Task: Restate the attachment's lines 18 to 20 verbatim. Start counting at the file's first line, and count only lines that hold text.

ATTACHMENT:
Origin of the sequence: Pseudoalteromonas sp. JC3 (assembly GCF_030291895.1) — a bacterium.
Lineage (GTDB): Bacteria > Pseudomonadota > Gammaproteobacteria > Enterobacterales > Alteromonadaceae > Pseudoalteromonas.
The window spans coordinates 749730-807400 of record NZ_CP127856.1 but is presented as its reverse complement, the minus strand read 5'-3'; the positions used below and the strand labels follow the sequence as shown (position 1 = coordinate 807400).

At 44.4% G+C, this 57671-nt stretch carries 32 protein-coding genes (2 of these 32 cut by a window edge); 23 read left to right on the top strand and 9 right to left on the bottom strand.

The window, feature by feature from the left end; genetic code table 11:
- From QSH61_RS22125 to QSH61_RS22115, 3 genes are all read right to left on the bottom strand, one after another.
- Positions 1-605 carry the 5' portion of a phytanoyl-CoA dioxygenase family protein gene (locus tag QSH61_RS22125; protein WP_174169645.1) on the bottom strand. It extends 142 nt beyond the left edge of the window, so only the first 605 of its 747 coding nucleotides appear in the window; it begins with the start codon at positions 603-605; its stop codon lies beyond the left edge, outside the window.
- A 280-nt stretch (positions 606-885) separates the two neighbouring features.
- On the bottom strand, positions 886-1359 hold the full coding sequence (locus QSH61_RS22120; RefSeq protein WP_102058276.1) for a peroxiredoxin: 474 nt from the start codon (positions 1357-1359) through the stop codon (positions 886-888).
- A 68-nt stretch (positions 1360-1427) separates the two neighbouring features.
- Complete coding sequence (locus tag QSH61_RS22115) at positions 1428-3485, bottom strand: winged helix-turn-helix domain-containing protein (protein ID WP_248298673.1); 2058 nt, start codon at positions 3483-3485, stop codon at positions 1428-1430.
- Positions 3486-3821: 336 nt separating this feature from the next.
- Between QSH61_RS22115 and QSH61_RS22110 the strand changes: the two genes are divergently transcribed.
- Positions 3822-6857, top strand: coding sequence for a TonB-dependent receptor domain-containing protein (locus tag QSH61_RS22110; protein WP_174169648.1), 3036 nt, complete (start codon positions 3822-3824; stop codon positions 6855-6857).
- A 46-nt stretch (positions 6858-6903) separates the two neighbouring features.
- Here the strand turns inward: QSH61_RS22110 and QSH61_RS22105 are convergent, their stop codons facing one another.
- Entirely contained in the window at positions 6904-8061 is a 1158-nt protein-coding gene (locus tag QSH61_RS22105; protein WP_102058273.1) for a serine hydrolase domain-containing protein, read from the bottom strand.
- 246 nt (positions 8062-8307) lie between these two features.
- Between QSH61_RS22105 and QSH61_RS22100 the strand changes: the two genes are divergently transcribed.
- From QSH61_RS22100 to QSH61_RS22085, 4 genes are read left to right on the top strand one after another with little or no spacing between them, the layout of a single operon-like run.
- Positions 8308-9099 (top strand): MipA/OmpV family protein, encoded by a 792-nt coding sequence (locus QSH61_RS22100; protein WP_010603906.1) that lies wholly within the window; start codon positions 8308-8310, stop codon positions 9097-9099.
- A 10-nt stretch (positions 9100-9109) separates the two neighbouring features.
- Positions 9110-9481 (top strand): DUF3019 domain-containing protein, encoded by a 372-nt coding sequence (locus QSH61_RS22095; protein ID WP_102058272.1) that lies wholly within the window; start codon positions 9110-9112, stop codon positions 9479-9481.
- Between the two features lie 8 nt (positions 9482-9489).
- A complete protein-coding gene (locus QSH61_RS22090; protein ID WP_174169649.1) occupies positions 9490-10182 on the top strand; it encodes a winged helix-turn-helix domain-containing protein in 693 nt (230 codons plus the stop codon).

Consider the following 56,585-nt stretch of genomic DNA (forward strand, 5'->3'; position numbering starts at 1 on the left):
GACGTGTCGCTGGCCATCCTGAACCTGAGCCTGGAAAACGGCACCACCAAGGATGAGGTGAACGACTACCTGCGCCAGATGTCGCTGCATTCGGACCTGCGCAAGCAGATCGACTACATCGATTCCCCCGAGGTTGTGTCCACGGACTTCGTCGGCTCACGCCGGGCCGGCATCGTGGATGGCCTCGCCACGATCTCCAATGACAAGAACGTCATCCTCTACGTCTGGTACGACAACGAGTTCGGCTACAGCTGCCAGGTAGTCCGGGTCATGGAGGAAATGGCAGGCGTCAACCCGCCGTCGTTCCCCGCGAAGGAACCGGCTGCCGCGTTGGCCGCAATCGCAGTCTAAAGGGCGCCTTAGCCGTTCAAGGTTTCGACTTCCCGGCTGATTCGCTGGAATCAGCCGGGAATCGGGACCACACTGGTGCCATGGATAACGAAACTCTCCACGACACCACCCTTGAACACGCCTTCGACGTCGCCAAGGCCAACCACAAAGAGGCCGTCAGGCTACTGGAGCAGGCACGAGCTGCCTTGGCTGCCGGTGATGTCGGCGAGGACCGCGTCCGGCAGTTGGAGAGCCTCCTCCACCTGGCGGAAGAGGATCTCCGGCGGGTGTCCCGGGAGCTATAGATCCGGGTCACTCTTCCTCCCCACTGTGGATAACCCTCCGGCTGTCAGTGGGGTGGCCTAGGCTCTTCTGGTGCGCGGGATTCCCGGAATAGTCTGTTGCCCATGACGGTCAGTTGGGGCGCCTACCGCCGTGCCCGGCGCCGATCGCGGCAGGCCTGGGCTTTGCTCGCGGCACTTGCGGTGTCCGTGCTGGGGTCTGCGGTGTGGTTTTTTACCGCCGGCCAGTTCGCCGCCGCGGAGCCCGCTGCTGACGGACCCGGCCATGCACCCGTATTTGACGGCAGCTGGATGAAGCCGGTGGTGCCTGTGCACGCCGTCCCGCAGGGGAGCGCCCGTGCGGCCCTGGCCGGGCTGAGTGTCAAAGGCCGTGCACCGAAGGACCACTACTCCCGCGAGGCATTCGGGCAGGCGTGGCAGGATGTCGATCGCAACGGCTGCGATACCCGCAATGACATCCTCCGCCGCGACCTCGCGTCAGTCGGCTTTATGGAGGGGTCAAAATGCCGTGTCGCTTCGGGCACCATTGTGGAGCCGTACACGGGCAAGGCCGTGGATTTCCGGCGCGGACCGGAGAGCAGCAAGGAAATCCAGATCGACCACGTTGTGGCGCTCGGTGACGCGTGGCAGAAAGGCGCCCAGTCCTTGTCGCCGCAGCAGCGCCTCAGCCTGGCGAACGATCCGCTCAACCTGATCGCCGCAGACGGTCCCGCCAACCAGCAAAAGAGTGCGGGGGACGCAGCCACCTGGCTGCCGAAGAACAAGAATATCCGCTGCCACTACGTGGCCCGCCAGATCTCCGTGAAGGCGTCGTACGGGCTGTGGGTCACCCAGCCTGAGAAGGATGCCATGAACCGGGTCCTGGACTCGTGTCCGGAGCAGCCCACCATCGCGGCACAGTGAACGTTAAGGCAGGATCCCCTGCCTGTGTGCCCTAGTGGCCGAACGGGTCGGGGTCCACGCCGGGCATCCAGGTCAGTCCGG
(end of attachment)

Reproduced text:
- 246 nt (positions 8062-8307) lie between these two features.
- Between QSH61_RS22105 and QSH61_RS22100 the strand changes: the two genes are divergently transcribed.
- From QSH61_RS22100 to QSH61_RS22085, 4 genes are read left to right on the top strand one after another with little or no spacing between them, the layout of a single operon-like run.